Information Professional Spotlight:
By Kaijsa Calkins
An Interview with Lynn Kanne
I recently began working as a reference assistant at Seattle Central Community College and have had the opportunity to work with some great reference librarians. Because I am interested in community colleges and think they are cool places to work, I sat down with Lynn Kanne, a librarian at Seattle Central Community College, and asked her about her job.
Lynn went to library school here at the University of Washington. Her first professional job as a librarian was a temporary, full-time position at Suzzallo Reference. This is Lynn’s sixth academic year at SCCC. Before coming to SCCC, she also worked at a busy public library for three-and-one-half years.
I asked Lynn if she wanted to work in a community college when she was in school. When she was in library school at UW, she did some collection development projects at North Seattle Community College. I also asked her what library school coursework she draws on most often in her professional life. While she said the classes all start to blend together after a few years, she did say that cataloging has come in handy. Even though she has never worked as a cataloger, she has always drawn on her knowledge of catalogs when teaching students to search the catalog effectively.
When I asked Lynn how working at a community college differs from the university, she told me that the type of student she works with at the community college is different than at the university. The students she saw at Suzzallo had attained a level of proficiency and confidence that community college students may not always have. Many SCCC students need help with the process and concepts of research, while the upper-level undergraduates and graduate students at Suzzallo have more questions about resources. Lynn said it is interesting to work at the process level.
About her job, Lynn says, “You get to be creative, decide how and when to do things, and build relationships.” The library at SCCC is a small, so it is easy for Lynn to see how she has made a difference over time, compared to the larger systems at the university and the public library where she found it harder to make an impact.
According to Lynn there is also a big difference between the public library and the community college. At a public library, she gave people the information they needed, making them happy and giving a sense of completion to the reference transaction. At SCCC, she gives students tools, but they have a lot more work to do. Lynn added that at the public library, she did reference and little else, but that it was “great boot camp” for reference work.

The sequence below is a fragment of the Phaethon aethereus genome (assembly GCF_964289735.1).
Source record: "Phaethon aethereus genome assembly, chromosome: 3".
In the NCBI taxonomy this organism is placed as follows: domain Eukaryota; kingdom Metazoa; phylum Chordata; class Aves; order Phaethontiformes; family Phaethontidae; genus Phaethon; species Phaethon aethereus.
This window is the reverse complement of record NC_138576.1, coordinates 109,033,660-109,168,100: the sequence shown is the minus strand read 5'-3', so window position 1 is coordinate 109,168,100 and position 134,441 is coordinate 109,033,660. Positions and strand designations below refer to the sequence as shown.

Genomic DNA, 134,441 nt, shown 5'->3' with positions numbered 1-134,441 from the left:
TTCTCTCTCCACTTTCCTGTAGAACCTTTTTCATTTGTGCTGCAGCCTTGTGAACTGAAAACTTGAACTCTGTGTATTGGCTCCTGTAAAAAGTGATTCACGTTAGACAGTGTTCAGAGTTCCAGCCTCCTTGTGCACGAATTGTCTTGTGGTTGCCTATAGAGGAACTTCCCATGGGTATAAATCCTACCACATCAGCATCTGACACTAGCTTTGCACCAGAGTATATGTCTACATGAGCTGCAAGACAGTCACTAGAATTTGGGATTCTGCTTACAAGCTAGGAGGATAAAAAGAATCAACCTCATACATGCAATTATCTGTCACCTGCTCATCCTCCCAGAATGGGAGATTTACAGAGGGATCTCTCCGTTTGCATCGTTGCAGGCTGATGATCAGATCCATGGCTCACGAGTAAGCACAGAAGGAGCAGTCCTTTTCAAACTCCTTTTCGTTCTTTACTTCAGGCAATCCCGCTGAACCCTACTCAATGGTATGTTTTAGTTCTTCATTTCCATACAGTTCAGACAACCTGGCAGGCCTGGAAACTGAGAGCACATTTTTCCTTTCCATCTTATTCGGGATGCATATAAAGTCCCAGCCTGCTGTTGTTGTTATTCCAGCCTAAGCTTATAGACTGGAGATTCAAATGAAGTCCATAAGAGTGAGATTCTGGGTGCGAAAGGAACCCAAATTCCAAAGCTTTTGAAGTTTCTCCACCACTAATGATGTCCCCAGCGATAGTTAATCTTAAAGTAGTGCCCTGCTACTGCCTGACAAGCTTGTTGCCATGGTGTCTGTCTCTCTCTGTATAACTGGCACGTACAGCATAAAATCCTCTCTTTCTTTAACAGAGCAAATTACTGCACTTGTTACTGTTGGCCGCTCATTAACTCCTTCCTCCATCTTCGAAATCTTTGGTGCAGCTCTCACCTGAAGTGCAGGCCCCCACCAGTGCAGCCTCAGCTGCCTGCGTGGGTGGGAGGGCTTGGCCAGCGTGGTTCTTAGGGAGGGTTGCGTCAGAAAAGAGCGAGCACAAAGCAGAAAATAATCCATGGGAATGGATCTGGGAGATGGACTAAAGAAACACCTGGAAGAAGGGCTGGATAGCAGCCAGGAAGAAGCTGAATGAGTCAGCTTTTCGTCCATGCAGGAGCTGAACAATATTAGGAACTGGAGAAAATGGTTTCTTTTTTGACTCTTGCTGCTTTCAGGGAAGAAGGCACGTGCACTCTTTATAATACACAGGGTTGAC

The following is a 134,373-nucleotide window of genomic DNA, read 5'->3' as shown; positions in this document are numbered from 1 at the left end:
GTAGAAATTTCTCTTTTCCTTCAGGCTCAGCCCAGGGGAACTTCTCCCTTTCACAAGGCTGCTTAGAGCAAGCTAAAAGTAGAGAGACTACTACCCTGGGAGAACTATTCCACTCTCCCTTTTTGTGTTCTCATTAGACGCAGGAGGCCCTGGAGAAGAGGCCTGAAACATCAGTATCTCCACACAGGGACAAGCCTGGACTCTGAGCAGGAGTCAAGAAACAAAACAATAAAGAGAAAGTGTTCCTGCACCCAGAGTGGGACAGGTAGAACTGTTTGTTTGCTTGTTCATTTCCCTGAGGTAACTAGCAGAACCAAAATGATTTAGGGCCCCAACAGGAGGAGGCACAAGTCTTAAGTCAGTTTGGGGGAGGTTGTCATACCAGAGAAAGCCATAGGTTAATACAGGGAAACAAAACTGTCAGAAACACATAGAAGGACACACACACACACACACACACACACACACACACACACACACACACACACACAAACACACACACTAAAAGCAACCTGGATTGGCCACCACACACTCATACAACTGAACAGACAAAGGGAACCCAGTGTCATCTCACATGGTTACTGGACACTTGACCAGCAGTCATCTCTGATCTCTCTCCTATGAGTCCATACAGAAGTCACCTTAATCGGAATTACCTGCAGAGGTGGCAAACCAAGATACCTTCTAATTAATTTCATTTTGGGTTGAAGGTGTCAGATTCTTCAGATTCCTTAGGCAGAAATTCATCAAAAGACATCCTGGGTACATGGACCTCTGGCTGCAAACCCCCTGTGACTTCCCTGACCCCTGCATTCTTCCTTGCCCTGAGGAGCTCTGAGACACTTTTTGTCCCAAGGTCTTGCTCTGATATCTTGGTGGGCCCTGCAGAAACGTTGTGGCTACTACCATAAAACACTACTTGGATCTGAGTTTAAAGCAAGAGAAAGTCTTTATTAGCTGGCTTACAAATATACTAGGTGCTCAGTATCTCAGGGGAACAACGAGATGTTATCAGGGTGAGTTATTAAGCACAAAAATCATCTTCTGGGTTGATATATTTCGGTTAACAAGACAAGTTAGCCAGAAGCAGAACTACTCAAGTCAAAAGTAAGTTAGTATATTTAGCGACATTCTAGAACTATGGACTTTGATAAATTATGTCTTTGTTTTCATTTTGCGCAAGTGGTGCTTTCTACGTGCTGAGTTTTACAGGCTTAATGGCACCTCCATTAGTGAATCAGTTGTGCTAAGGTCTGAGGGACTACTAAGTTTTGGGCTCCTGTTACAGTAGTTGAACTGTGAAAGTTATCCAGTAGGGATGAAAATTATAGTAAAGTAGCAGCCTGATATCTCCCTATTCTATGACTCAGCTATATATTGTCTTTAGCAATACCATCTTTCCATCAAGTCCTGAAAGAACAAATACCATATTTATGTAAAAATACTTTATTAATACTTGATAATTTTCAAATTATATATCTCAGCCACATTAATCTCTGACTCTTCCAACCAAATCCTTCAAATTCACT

Lynn said the best thing about her job is the variety of work she does. She is always working on multiple projects, each requiring different skills. Lynn especially enjoys working directly with students in reference and teaching. She also likes projects involving writing. Lynn coordinated writing the textbook for Library 101, the credit class all SCCC librarians are involved with.
When comparing the university library to the community college, Lynn said there are only five librarians at SCCC, compared to hundreds at the UW, all with their specialties. At SCCC, librarians are involved in the larger institution beyond their roles in the library. At community colleges, librarians are considered faculty, which gives them a different kind of involvement in the school.
I closed the interview by asking Lynn why iSchool students should consider working at community colleges when they graduate. She thinks community colleges embody the best of both the academic and public library worlds. Librarians get to work with a variety of people and questions, but in an academic environment. Her advice for future reference librarians is to do fieldwork and be serious about it. Show the librarians you work with what you can do and demonstrate the kind of professional you will be.
Kaijsa Calkins is a second year student in the day MLIS